A widely disseminated video recently appeared of an Islamic Sunni cleric in Syria inciting Muslim schoolboys, most of whom appear to be between the ages of five-twelve, to hate and kill Christians and others.
According to a report in Arabic which has gone viral (scroll down it for video), among other things, the sheikh calls on the children to “slaughter all Christians for being infidels” and boasted that “the Christians of Syria are under continuous attack and their churches and monasteries subject to violence.”
In the video, the sheikh first talks of Islam’s egalitarianism — that it does not consider the race, nationality, or language of people, only whether they have submitted to Islam by becoming Muslims or not, adding, “because the entire world is for Allah.”
He then tells the children that “Islam uplifts the Muslims and debases the non-Muslims,” while raising one hand, symbolic of Islam, and lowering the other, symbolic of all non-Islam, to drive the point home to his young audience.
When radical Islamists tore down a cross and hoisted a black flag above a church in the northern Syrian city of Raqqah last week, their action underscored the increasingly hostile environment for the country’s Christians.
Although Syria is majority Sunni Muslim, it is one of the most religiously and ethnically diverse countries in the Middle East, home to Christians, Druze, and Shiite-offshoot Alawites and Ismailis. But the country’s conflict, now in its third year, is threatening that tapestry.
While the primary front in the war has pitted Sunni against Shiite, Christians are increasingly caught in the line of fire. The perception that they support the government – which is in many cases true – has long made them a target of rebel groups. Now, Christians say radical Islamist groups such as the Islamic State of Iraq and Syria (ISIS), an affiliate of al-Qaeda, are determined to drive them from their homes.
“The Christian community in Syria is stuck between two fires,” said Nadim Nassar, a Syrian from Latakia who is director of the Awareness Foundation, an interfaith charity based in Britain. “One fire is a corrupt regime, and everybody agrees there needs to be a change. And on the other hand, there’s a fragmented and diverse opposition on the ground who can’t control jihadist forces coming from outside the country.”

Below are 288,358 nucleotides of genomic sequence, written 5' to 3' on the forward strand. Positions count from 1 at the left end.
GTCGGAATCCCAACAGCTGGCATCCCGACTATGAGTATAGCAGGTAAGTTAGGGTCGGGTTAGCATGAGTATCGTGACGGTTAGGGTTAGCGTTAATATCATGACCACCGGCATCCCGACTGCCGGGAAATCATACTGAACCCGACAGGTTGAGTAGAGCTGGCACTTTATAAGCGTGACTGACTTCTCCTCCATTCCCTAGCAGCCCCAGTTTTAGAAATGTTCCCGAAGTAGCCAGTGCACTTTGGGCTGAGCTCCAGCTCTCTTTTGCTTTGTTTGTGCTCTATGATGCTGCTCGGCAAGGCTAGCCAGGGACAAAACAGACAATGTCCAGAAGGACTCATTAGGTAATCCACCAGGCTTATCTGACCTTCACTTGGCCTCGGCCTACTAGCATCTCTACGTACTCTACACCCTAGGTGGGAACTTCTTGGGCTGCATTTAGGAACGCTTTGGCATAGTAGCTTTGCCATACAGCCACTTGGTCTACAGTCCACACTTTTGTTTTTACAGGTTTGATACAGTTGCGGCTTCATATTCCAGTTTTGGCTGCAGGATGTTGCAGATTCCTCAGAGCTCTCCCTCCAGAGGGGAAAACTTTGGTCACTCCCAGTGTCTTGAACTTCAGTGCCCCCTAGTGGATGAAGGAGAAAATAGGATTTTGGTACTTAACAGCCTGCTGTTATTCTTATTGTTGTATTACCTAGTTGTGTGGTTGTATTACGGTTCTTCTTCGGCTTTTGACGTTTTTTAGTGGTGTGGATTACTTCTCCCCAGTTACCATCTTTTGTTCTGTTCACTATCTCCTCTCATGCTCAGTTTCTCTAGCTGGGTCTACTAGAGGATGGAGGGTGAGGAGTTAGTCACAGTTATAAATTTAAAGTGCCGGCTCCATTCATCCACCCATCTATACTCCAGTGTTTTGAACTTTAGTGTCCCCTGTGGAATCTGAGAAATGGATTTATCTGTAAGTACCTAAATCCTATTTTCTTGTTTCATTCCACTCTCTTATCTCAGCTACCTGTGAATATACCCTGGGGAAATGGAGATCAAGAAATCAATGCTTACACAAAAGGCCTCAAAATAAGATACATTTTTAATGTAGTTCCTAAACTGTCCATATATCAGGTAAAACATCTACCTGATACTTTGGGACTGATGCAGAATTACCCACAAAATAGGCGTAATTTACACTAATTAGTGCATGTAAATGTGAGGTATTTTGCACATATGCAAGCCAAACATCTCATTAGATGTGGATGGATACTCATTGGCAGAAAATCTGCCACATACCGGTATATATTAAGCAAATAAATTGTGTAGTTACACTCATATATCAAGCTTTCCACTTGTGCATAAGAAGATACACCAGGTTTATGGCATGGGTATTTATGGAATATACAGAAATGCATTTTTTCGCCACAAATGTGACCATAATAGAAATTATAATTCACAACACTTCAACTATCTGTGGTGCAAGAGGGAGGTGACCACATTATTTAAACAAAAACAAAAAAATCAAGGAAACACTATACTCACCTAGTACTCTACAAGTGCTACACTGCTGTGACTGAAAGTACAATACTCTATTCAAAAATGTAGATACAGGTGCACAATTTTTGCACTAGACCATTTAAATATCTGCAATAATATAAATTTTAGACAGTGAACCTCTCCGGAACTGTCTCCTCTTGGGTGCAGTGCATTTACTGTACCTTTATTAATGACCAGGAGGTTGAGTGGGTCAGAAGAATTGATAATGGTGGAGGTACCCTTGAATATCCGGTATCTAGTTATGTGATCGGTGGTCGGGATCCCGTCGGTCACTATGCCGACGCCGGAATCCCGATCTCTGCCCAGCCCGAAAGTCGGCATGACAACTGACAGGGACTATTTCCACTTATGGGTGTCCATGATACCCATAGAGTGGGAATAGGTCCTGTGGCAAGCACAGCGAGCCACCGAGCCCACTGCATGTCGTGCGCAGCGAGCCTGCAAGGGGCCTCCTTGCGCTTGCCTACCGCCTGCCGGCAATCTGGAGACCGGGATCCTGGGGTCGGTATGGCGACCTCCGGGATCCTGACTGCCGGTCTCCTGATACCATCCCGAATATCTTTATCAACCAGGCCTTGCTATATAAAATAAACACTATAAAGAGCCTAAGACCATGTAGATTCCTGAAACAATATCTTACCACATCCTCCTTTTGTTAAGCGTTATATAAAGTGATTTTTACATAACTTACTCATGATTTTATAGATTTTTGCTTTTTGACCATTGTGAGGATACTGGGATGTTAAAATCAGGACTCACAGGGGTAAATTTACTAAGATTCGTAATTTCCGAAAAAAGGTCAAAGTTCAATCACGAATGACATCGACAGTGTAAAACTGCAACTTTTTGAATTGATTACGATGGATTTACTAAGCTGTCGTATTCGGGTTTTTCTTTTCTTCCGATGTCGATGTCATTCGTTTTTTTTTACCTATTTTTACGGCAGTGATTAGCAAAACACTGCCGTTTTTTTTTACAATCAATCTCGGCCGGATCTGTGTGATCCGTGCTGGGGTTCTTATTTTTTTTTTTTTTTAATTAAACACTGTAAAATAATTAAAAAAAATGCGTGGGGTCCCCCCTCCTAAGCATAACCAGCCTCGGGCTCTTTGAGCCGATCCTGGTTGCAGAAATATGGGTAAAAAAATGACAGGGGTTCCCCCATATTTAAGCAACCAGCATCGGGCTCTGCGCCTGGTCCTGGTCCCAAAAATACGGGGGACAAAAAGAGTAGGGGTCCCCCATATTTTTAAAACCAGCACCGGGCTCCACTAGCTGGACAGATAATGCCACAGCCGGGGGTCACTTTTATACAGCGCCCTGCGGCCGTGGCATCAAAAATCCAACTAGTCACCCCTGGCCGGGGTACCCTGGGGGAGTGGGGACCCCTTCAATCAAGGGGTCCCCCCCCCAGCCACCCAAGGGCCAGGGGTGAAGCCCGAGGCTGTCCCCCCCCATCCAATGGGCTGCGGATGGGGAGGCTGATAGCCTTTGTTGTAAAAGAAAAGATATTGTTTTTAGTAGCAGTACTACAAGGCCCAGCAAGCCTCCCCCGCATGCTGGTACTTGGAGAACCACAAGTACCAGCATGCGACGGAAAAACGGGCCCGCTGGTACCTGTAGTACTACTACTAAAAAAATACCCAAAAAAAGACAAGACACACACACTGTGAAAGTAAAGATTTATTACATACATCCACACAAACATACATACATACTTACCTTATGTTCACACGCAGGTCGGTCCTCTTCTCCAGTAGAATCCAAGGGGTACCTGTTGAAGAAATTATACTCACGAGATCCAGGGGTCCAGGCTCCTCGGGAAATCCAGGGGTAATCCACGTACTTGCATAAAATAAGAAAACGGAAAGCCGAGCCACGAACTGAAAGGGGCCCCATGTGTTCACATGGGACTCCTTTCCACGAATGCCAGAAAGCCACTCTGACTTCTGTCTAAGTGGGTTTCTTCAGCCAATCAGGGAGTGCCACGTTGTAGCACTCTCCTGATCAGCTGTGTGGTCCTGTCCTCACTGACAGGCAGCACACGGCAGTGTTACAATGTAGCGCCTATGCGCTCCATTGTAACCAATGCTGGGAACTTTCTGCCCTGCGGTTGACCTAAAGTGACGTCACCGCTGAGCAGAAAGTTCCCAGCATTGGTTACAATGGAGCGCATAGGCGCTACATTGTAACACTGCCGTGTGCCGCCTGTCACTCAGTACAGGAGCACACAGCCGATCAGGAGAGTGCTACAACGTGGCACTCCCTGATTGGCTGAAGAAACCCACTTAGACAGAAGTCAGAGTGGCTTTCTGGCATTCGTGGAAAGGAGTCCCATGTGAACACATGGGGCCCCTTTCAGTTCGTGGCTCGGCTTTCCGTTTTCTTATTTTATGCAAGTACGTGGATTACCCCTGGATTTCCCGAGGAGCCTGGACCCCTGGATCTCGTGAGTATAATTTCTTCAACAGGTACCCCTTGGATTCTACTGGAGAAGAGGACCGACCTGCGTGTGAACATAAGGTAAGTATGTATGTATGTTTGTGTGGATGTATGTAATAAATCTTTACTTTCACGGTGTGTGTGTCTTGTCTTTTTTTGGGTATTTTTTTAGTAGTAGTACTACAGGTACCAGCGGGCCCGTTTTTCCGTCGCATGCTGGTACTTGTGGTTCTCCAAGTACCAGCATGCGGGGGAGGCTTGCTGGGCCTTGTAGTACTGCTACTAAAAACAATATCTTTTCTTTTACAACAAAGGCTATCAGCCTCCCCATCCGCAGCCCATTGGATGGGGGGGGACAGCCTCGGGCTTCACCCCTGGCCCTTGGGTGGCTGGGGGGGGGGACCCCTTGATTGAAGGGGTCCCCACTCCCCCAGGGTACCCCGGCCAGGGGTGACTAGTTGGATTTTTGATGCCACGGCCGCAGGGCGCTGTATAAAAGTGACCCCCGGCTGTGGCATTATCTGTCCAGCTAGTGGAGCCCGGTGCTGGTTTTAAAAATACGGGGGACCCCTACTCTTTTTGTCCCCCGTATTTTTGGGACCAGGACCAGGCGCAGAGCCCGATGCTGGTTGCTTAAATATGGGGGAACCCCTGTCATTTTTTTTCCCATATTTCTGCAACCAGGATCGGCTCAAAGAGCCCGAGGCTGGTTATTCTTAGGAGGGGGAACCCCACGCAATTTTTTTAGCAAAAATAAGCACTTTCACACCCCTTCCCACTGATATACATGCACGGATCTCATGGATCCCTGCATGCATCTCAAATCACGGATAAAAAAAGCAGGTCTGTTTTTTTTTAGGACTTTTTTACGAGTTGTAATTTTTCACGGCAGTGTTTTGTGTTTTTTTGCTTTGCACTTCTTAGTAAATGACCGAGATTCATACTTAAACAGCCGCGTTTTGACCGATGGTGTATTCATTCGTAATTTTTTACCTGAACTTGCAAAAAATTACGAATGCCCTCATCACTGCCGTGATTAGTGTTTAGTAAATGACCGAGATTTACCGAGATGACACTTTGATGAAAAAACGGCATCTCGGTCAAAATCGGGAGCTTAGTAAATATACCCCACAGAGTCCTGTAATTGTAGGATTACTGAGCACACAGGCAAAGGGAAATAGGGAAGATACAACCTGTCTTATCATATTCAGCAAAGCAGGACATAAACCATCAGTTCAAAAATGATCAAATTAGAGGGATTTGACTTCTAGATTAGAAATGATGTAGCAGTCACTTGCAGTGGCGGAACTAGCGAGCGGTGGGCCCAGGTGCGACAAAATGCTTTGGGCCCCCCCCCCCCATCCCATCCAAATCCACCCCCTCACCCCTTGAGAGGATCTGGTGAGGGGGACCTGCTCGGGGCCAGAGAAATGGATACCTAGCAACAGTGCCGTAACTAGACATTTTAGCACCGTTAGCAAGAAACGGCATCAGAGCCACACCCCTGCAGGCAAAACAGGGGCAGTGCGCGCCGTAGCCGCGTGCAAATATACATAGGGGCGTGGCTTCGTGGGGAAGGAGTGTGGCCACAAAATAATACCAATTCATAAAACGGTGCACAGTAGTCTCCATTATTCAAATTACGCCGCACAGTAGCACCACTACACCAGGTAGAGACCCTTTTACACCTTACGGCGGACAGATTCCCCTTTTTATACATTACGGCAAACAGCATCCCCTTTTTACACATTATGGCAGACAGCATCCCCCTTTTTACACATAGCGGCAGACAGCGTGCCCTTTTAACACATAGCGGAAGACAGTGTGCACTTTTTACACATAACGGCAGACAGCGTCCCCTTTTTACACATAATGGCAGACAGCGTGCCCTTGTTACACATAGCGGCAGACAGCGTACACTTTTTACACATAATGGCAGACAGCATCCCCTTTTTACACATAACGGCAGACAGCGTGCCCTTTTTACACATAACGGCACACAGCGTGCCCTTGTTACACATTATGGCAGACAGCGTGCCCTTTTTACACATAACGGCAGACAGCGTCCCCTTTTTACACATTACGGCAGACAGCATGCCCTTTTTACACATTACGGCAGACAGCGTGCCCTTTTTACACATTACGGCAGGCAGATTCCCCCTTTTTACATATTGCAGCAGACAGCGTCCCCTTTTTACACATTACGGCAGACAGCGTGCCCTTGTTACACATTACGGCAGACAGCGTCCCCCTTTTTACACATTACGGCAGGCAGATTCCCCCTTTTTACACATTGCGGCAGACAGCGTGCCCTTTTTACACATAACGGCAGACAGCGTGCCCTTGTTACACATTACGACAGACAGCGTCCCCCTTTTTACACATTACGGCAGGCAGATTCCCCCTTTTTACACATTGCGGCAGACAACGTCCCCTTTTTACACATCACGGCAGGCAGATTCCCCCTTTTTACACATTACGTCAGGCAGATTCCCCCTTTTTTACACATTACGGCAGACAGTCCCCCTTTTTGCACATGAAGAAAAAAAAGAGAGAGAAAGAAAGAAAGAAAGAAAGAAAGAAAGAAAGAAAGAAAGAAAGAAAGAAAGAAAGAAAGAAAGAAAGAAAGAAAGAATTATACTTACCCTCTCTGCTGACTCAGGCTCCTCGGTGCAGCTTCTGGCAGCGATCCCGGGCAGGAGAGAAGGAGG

By Shahira Amin, Special to CNN
(CNN)– It’s Orthodox Christmas, but the mood in Cairo’s working-class Shobra district this year is somber. There aren’t many colorful festivities and decorations that traditionally mark Eastern Christmas celebrations in this predominantly Christian neighborhood, and Shobra’s Coptic Christian residents say they are in no mood to celebrate.
Growing concerns about the rights of Egypt’s Copts, who make up an estimated 12% of the population, have dampened the mood of Christians, overshadowing this year’s celebrations.
“Many of my friends and relatives have left the country,” said 27-year-old Beshoy Ragheb. “I would leave, too, if I had a place to go.”
Threats by Muslim extremists against Coptic Christians in the past year have forced scores of Christian families to flee their homes in Dahshur and the Egyptian border town of Rafah. Meanwhile, extremist attacks on Christian churches and brutal attacks by security and military forces on Christian protesters demanding the protection of their churches in October 2011 remain vivid in the memories of many of Egypt’s Christians.